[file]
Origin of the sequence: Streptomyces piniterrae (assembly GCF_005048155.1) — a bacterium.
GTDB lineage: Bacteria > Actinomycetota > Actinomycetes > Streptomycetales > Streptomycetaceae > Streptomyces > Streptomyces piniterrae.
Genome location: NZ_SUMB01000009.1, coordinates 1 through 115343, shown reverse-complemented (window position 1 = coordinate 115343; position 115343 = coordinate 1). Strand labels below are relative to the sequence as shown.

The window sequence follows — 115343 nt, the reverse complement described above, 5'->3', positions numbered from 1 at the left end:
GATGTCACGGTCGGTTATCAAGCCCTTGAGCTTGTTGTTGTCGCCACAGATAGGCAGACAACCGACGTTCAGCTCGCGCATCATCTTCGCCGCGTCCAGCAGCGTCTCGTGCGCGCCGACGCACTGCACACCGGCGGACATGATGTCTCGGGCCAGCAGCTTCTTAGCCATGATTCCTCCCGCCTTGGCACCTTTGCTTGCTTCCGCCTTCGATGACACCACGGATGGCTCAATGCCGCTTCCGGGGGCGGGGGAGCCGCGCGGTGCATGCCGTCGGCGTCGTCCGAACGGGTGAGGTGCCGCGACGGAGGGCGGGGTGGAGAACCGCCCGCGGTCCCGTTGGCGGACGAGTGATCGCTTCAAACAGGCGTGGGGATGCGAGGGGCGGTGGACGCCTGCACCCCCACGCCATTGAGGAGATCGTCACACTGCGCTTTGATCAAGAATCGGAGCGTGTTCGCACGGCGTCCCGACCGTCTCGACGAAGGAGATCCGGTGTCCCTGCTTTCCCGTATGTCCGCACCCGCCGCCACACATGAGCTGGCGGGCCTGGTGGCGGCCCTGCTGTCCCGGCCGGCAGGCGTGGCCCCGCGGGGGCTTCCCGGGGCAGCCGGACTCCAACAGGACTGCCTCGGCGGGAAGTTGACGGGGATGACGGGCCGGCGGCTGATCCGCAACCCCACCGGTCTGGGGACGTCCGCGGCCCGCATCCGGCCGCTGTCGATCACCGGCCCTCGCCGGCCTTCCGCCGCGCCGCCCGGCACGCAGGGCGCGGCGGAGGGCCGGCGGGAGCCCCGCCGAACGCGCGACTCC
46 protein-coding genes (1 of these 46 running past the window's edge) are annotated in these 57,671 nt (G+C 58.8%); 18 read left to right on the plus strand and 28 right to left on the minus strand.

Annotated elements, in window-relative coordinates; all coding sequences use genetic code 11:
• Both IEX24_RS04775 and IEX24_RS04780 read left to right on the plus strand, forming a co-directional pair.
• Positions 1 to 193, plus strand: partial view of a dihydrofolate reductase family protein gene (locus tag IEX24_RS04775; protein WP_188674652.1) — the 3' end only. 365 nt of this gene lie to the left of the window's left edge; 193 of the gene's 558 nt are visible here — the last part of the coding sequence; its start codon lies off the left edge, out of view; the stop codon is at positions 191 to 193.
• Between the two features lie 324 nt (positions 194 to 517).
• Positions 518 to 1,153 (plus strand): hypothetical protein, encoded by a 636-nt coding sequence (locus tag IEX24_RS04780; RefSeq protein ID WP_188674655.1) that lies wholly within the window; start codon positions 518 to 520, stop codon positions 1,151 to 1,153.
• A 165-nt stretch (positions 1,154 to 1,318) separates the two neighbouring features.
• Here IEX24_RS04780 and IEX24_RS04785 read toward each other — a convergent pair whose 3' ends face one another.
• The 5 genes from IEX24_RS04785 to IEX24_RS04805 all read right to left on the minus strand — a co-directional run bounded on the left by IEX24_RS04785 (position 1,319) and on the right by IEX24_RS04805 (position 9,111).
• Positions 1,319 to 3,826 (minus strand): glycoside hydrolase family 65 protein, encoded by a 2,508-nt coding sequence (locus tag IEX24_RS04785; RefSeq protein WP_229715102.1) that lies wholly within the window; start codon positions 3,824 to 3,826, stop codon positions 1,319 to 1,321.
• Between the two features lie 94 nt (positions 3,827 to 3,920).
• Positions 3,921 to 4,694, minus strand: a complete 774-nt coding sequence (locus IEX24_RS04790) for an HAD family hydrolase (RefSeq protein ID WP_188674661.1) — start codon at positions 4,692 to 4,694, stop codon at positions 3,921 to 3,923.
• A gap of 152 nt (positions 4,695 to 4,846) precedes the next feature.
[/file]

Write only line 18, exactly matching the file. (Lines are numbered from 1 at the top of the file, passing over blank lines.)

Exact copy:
• A gap of 152 nt (positions 4,695 to 4,846) precedes the next feature.